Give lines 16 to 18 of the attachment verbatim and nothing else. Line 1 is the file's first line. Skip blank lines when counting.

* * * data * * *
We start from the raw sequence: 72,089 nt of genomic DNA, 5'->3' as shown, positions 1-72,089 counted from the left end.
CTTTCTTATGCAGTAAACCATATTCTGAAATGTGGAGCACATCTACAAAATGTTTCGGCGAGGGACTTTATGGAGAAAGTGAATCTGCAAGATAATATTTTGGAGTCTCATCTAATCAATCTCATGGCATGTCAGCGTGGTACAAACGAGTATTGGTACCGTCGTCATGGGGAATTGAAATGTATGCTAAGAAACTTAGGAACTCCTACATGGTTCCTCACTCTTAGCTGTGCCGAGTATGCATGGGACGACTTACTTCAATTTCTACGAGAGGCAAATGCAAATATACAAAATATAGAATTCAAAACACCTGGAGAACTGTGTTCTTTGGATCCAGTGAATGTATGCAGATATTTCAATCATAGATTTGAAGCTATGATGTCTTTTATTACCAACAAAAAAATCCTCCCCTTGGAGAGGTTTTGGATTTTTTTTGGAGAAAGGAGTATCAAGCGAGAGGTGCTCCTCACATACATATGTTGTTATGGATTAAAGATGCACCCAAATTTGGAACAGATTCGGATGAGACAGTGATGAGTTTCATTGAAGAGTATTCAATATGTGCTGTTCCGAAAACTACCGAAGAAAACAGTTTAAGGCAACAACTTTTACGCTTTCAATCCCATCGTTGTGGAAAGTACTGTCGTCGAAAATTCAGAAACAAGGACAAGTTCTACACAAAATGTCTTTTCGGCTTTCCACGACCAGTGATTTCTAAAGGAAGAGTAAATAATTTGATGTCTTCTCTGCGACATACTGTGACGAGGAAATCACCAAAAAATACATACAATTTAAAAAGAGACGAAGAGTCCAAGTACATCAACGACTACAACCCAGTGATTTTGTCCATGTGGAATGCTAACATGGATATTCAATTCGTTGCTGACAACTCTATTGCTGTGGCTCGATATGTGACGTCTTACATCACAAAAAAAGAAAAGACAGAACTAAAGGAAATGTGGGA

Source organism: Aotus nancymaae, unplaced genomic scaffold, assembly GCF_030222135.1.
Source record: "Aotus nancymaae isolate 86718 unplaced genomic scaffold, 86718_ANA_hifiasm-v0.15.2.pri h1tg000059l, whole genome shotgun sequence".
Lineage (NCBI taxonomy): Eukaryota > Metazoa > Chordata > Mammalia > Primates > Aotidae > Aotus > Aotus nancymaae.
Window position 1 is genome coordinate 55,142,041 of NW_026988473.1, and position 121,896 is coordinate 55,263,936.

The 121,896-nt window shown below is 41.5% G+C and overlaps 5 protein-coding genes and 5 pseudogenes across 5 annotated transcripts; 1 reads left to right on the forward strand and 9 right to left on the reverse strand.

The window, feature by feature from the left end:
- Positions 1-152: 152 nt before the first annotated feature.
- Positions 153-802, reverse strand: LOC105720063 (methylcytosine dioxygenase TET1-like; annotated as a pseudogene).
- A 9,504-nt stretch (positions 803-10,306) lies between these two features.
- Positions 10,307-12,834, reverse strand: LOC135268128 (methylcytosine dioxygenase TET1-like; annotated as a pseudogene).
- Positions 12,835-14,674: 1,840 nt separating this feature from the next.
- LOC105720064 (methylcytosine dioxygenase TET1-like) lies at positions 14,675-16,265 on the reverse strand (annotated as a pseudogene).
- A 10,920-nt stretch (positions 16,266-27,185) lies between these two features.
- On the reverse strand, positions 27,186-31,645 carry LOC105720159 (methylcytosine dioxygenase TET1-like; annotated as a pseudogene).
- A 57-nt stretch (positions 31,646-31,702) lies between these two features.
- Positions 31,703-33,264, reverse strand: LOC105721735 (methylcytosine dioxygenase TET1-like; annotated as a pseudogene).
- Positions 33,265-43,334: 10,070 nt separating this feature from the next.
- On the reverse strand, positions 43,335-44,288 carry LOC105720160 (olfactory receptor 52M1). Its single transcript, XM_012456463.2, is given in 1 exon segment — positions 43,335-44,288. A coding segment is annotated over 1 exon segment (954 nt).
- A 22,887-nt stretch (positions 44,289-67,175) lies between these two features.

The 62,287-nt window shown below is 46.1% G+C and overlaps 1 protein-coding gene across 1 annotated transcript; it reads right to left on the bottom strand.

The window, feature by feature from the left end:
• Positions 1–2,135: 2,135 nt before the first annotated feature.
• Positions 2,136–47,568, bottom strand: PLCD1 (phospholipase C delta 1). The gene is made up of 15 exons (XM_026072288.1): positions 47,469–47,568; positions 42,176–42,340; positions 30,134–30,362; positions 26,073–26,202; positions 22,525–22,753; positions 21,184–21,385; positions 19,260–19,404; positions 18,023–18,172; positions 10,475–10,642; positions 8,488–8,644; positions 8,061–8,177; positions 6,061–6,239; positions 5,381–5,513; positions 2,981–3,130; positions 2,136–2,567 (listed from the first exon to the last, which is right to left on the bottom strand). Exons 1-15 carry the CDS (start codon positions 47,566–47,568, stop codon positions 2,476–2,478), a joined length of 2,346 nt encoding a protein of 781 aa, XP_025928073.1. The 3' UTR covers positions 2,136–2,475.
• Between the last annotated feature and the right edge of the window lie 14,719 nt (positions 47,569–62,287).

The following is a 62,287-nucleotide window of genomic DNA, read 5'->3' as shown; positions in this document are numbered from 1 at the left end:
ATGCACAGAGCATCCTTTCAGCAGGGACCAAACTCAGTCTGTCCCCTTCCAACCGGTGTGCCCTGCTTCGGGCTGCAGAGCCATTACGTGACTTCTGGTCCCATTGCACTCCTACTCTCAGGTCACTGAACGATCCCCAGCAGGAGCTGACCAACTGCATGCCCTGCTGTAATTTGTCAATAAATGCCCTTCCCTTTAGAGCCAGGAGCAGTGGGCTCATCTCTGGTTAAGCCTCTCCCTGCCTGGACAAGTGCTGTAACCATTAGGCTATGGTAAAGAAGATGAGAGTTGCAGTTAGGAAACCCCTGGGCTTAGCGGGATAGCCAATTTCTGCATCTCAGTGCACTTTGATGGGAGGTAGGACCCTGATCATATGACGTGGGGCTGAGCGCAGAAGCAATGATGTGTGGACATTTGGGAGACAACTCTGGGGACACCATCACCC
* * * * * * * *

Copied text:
- On the reverse strand, positions 27,186-31,645 carry LOC105720159 (methylcytosine dioxygenase TET1-like; annotated as a pseudogene).
- A 57-nt stretch (positions 31,646-31,702) lies between these two features.
- Positions 31,703-33,264, reverse strand: LOC105721735 (methylcytosine dioxygenase TET1-like; annotated as a pseudogene).